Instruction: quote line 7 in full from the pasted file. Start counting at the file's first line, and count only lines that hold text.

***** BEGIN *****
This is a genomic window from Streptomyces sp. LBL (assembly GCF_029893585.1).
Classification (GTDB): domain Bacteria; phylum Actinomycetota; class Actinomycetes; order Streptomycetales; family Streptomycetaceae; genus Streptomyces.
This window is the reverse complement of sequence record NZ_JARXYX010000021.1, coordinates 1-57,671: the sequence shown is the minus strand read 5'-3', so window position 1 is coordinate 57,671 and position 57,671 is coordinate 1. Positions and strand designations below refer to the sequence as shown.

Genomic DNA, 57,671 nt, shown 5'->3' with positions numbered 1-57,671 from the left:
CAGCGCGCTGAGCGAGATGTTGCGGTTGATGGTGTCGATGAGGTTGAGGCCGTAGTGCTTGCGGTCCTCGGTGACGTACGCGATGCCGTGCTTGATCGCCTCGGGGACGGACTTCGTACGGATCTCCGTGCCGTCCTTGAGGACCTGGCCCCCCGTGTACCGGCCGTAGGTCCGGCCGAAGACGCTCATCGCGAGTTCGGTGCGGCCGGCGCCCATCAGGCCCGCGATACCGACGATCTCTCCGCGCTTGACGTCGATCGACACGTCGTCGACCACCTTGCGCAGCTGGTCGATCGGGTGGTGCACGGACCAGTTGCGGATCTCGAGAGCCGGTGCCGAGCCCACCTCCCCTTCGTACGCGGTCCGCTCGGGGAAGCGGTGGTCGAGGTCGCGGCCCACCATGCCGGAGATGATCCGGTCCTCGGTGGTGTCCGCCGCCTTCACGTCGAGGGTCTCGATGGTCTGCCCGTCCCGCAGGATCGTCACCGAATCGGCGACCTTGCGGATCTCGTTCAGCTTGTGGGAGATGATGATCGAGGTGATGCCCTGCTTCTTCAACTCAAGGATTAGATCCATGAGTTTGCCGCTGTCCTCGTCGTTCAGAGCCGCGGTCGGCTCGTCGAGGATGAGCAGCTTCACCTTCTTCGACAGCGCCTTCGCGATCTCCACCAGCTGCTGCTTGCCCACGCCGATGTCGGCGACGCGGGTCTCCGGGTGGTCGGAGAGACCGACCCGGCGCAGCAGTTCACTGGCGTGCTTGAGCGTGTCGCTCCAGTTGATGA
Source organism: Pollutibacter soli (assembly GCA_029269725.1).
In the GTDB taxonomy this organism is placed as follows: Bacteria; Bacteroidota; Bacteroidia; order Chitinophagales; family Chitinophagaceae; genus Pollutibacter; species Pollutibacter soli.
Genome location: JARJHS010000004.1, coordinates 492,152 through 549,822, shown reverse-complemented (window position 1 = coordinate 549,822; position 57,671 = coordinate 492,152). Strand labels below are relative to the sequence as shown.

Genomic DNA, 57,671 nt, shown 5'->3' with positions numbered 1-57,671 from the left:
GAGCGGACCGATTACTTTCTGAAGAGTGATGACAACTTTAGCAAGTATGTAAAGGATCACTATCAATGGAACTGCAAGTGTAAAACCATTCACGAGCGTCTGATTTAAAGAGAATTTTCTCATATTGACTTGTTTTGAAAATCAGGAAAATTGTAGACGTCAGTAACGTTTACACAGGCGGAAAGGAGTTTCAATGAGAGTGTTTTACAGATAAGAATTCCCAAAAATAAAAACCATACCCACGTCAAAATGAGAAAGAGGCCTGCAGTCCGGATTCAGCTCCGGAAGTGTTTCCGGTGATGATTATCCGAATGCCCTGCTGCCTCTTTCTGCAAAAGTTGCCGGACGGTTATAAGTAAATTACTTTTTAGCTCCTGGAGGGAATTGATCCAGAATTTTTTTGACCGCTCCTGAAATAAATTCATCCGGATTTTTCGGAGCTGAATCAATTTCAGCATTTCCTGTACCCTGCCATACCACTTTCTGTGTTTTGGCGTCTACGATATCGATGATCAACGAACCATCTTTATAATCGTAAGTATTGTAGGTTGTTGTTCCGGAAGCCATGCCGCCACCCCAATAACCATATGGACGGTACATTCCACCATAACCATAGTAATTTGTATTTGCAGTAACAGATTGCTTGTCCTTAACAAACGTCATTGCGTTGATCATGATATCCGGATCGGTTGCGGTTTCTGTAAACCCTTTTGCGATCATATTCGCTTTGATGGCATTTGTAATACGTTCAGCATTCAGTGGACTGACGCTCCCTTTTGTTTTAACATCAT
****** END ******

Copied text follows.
In the GTDB taxonomy this organism is placed as follows: Bacteria; Bacteroidota; Bacteroidia; order Chitinophagales; family Chitinophagaceae; genus Pollutibacter; species Pollutibacter soli.